Langwith Bar Reps condemned by students for ‘horrific’ rape question in Freshers’ week bar quiz

Questions at the Langwith Bar quiz, held in The Courtyard, caused much upset among students in attendance. Photo credit: Justyn Hardcastle

Questions at the Langwith Bar quiz, held in The Courtyard, caused much upset among students in attendance. Photo credit: Justyn Hardcastle

A number of students have expressed their concern over the inclusion of a “callous and insensitive” question in this week’s Langwith College bar quiz.

The quiz, which is organised by the Langwith Bar Reps and took place in The Courtyard, included a question relating to a recent news story of a Newcastle policeman, who has been accused of raping five women while on duty.

There were around 100 people in attendance, with those taking part in the quiz being asked to ‘guess’ what was said to the women before they were raped. Comedy awards were also given out for the most amusing answers.

Particular concern was raised over the fact that the majority of quiz participants were freshers who may be less aware of welfare support across campus. Indeed, a first-year student, who preferred to remain anonymous, told Nouse of her “shock” that such a “horrific” topic was “made into a joke, everyone just laughing about it and making really rude suggestions”.

She continued: “I understand that it wasn’t meant to offend but I personally felt really uncomfortable with everyone making a joke out of rape. It was just in really bad taste. It is an issue that really does affect a lot of women and the question reflected very poorly on the JCRC.”

Another second-year student, Simina Ghit, also stated her disgust: “I believe it is highly inappropriate to regard rape derisively, but everyone is entitled to an opinion. However, this is, rightfully so, a sensitive issue, and the people who organised the quiz should have been more thoughtful and considerate.”

She continued: “As for the people who attended and enjoyed the quiz, all I can say is that it’s very disappointing to know that there are still people who can’t tell the difference between right and wrong, between fun and being offensive.”

“We fail to see how the emotional scarring and violence these women experienced is entertaining to anyone”
Janey Stephenson and Charlotte Philips
YUSU Women’s Officers

Connor Wilcock, Langwith College Chair, stated his regret over the issue, commenting: “I have spoken to the Bar Reps and they would like to offer a full and frank apology for the said comments.” He continued to say that it had not been their intention to “trivialise” the story in question.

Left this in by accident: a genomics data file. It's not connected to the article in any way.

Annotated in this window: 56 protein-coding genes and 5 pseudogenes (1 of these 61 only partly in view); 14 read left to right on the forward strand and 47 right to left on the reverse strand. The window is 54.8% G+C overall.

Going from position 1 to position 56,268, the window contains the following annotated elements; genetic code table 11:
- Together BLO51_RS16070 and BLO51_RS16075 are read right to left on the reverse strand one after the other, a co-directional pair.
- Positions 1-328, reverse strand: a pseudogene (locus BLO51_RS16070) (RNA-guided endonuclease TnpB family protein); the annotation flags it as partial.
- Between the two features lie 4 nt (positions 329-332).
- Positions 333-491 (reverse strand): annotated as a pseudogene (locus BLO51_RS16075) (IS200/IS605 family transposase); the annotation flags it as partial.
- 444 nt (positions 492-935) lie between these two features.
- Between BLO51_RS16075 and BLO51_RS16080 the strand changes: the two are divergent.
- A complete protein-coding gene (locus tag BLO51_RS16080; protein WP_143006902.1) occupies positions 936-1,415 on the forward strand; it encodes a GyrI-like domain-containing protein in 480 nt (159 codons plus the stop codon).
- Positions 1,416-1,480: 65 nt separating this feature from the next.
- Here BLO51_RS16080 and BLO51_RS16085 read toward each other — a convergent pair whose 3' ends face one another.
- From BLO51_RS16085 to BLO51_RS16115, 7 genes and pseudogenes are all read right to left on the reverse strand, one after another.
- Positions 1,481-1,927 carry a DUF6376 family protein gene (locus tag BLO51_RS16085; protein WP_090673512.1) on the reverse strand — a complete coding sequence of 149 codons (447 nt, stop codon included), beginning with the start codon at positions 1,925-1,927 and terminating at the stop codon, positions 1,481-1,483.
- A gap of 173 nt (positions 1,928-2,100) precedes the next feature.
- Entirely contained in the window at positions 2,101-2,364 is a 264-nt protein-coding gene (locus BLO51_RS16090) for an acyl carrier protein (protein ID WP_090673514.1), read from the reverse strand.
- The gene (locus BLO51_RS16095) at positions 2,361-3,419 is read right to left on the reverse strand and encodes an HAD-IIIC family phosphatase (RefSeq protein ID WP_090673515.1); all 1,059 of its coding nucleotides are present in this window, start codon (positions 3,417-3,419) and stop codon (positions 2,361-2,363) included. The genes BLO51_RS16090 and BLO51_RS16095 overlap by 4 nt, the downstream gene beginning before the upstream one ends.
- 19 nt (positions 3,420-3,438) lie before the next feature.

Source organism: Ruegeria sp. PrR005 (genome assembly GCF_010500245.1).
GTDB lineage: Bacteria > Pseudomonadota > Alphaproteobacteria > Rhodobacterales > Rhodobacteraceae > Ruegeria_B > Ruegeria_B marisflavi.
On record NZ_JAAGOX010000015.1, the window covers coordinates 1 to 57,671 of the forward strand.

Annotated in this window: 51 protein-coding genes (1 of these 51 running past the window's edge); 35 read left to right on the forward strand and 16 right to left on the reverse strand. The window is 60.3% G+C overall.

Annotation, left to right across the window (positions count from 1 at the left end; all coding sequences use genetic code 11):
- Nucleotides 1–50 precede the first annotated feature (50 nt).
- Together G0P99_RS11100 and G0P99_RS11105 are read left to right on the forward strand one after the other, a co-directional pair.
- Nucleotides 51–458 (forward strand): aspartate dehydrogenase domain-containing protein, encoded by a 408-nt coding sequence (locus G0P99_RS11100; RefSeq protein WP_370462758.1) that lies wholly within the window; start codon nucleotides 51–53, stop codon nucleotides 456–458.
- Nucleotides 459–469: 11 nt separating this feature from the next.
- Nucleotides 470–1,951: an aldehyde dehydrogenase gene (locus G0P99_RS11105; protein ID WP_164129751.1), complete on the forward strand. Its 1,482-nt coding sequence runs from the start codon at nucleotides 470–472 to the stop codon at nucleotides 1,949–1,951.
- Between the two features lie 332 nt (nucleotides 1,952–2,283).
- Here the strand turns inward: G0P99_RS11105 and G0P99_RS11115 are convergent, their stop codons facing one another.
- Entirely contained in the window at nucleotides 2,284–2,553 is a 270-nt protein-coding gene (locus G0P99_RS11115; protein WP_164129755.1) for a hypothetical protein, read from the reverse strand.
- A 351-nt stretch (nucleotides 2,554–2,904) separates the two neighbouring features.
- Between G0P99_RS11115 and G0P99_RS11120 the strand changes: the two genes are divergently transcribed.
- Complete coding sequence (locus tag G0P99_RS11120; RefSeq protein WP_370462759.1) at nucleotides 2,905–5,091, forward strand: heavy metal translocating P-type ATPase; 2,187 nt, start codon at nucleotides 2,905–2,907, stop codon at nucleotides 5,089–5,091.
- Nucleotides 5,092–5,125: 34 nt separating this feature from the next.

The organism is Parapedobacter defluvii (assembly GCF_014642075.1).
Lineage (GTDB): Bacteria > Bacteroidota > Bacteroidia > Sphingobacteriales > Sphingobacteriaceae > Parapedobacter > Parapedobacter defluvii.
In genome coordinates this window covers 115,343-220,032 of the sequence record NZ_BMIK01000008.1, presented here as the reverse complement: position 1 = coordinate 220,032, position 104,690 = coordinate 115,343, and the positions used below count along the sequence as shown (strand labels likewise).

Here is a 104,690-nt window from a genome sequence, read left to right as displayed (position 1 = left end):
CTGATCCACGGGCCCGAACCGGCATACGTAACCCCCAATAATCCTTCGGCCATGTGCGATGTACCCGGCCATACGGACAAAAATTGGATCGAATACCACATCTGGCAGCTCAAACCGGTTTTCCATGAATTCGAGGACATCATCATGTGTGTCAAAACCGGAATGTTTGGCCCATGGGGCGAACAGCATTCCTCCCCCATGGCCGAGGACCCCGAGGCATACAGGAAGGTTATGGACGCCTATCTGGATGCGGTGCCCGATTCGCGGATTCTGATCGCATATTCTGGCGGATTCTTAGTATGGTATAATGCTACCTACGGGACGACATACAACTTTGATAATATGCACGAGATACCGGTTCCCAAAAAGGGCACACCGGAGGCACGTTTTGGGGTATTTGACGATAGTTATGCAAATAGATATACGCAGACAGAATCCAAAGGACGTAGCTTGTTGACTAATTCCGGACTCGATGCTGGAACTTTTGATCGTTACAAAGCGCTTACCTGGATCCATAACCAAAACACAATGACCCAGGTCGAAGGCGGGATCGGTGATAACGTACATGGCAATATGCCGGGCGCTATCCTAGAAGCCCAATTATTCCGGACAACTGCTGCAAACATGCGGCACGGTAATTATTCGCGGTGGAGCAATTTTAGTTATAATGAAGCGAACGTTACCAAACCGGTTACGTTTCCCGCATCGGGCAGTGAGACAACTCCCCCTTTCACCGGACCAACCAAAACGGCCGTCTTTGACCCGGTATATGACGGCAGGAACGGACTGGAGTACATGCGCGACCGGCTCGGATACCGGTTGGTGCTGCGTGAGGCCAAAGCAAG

Wilcock went on to say that “any comments at the bar quiz are intended to humour rather than offend, but I accept that in this instance, common sense and sensitivity were not correctly applied. A verbal apology will be made at the next quiz.

“But to reiterate to those who were not in attendance, they, and the Langwith JCRC, apologise for causing upset and offence. They have assured me that comments of this nature will not feature in the quiz in the future.”

Tom Bourne, a Langwith Bar Rep, also personally apologised for “overstepping the mark” and stated that they “wished to extend our apologies to anybody affected”.

After being made aware of the complaints, the issue was taken up with both Laura Borisovaite, YUSU Welfare Officer, and the Langwith Provost, who dealt with it accordingly.

Janey Stephenson and Charlotte Philips, YUSU Women’s Officers, were outraged that such a topic had been used in the quiz.

“We fail to see how the emotional scarring and violence these women have experienced is entertaining to anyone,” they stated, continuing: “Under no circumstances should rape be treated as a joke. This incident serves to reflect the cultural climate which continues to silence victims of rape and sexual assault.”

Borisovaite also stressed that “support is available from the YUSU Advice and Support Centre, the University’s Student Support Services, myself and Nightline to any and every student who has felt affected by this or other incidents like this.”


  1. What were these numpties thinking? I mean, who actually sat down and seriously thought this was funny and would go over well? In what realm of existence did they imagine that this was an acceptable way to behave?

    Total idiots.

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  2. 8 Nov ’10 at 8:31 am

    Jerome Higgins-Commowick

    Is free speech a right that you waive when you enter a campus bar? The issue is tired, and the fact hasn’t changed: free speech means learning to deal with being offended. Yes, they ought to apologise in light of the fact that they offended people (it’s just good manners). No, such comments should not be promised against or banned in future quizzes. Once you start down that road, it’s a slippery slope.

    Part of being a member of society is having an armoury of methods for dealing with hostile and offensive beliefs. People offended by the question should’ve said so at the time, or said so afterwards; they should have spoken up, as is their right. Saying nothing to the participants or the organisers, bottling up their outrage and taking it to the local newsletter instead, was childish and passive-aggressive.

    That’s the point of free speech, it gives you the means to counteract when offended. Not having the courage to exercise your right to free speech shouldn’t mean that you get to stop other people from exercising theirs.

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  3. 8 Nov ’10 at 2:21 pm

    He's not a policeman but...

    I wonder if James Parsey was in attendance…

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